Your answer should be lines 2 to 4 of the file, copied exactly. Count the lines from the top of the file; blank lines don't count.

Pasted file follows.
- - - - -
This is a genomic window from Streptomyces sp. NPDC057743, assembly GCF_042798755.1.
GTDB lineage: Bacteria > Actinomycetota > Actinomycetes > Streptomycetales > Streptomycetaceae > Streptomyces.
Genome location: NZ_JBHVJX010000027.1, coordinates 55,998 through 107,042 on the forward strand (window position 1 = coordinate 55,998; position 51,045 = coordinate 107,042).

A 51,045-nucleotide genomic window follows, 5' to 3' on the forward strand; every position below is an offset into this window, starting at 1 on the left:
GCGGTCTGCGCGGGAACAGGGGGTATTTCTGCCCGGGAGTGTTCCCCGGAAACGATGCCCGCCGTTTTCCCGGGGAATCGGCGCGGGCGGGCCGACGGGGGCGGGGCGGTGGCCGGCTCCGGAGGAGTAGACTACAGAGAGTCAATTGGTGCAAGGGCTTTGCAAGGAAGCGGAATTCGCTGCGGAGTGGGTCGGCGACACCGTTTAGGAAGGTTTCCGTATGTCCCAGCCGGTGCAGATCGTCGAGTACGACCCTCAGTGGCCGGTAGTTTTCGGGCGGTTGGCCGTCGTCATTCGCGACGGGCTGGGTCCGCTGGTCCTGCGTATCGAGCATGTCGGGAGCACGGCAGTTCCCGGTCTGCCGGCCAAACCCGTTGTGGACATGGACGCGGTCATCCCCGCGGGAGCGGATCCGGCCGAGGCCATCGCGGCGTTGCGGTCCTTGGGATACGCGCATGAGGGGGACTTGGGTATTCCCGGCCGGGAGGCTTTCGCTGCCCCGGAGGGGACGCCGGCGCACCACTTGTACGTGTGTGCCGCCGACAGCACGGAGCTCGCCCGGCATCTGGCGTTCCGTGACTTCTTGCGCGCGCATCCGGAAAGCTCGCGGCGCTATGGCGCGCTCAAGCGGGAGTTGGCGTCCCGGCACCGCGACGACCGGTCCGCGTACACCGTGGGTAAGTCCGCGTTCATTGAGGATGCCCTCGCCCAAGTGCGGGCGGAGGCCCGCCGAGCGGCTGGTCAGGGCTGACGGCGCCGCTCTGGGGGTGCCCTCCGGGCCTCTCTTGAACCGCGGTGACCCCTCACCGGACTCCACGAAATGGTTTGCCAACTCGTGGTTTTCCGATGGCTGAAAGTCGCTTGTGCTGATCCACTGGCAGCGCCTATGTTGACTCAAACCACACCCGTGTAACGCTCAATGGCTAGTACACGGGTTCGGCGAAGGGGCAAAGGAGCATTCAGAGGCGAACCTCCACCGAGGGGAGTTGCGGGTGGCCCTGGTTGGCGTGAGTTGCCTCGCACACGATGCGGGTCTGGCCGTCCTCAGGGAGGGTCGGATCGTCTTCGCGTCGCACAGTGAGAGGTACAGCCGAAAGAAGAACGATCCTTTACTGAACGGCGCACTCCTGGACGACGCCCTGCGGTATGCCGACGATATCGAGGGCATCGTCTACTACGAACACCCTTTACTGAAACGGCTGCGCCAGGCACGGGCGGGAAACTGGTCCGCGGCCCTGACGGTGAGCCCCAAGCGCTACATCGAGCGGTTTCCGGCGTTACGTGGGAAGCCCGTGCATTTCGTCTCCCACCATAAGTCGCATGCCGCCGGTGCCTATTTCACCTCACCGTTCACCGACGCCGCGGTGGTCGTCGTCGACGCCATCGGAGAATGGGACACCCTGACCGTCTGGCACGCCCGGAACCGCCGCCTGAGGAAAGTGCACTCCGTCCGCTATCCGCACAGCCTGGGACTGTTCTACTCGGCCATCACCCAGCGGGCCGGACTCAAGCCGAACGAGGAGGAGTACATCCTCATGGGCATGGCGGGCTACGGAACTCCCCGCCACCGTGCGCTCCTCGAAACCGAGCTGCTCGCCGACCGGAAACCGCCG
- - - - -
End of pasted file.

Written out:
GTDB lineage: Bacteria > Actinomycetota > Actinomycetes > Streptomycetales > Streptomycetaceae > Streptomyces.
Genome location: NZ_JBHVJX010000027.1, coordinates 55,998 through 107,042 on the forward strand (window position 1 = coordinate 55,998; position 51,045 = coordinate 107,042).

A 51,045-nucleotide genomic window follows, 5' to 3' on the forward strand; every position below is an offset into this window, starting at 1 on the left: